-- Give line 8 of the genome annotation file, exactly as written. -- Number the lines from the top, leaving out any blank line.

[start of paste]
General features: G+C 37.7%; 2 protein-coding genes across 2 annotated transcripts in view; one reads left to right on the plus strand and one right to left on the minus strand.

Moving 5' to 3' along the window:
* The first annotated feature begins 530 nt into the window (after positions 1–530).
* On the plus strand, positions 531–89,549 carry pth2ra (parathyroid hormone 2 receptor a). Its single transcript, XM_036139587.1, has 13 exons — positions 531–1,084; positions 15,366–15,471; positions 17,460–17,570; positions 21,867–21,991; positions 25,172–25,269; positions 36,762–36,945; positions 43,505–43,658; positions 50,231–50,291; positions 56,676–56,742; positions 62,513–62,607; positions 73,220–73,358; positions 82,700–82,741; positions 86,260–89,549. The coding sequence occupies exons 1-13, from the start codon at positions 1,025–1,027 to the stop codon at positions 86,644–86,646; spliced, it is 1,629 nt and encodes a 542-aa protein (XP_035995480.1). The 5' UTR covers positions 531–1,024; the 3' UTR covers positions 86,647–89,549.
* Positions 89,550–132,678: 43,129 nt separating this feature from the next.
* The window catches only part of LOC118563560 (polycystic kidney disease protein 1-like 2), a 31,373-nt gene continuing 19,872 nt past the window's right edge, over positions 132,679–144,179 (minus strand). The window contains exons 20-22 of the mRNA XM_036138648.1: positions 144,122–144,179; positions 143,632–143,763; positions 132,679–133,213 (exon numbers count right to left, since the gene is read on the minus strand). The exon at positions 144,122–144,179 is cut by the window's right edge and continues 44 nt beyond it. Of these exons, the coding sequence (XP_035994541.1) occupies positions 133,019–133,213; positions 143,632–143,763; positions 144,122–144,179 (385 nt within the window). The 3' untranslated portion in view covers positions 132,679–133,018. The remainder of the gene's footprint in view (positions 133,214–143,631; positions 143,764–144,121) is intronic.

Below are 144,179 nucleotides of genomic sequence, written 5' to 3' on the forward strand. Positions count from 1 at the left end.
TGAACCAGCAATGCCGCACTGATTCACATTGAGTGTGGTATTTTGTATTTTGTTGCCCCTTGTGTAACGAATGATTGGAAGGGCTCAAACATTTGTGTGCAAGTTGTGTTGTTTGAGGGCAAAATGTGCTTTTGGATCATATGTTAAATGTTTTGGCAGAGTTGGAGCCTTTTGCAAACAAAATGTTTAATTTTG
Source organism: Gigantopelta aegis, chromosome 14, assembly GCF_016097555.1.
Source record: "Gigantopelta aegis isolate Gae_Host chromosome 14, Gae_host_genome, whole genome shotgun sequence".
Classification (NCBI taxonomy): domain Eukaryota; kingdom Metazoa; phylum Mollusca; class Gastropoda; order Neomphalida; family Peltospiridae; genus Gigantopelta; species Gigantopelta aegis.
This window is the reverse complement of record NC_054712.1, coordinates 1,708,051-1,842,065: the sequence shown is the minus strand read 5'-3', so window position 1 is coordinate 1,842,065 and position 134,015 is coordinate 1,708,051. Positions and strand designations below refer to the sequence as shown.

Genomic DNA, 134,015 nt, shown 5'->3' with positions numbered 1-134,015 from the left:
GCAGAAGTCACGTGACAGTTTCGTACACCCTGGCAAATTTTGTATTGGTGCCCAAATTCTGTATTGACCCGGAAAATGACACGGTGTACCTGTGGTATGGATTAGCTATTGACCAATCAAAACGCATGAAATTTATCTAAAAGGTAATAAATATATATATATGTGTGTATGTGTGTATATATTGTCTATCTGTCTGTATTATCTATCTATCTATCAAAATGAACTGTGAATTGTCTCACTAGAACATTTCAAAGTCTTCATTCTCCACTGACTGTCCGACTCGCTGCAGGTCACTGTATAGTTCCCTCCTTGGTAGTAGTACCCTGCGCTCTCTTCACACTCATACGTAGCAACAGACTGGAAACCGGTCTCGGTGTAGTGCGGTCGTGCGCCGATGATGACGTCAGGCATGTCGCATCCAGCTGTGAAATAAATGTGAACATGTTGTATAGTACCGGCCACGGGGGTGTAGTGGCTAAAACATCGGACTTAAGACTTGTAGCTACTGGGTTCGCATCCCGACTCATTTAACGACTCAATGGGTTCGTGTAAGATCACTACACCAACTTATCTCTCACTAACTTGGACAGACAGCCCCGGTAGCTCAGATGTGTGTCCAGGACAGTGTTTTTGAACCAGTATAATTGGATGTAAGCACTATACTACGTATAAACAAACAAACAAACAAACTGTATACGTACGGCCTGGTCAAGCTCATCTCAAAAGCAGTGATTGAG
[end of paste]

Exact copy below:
TGAACCAGCAATGCCGCACTGATTCACATTGAGTGTGGTATTTTGTATTTTGTTGCCCCTTGTGTAACGAATGATTGGAAGGGCTCAAACATTTGTGTGCAAGTTGTGTTGTTTGAGGGCAAAATGTGCTTTTGGATCATATGTTAAATGTTTTGGCAGAGTTGGAGCCTTTTGCAAACAAAATGTTTAATTTTG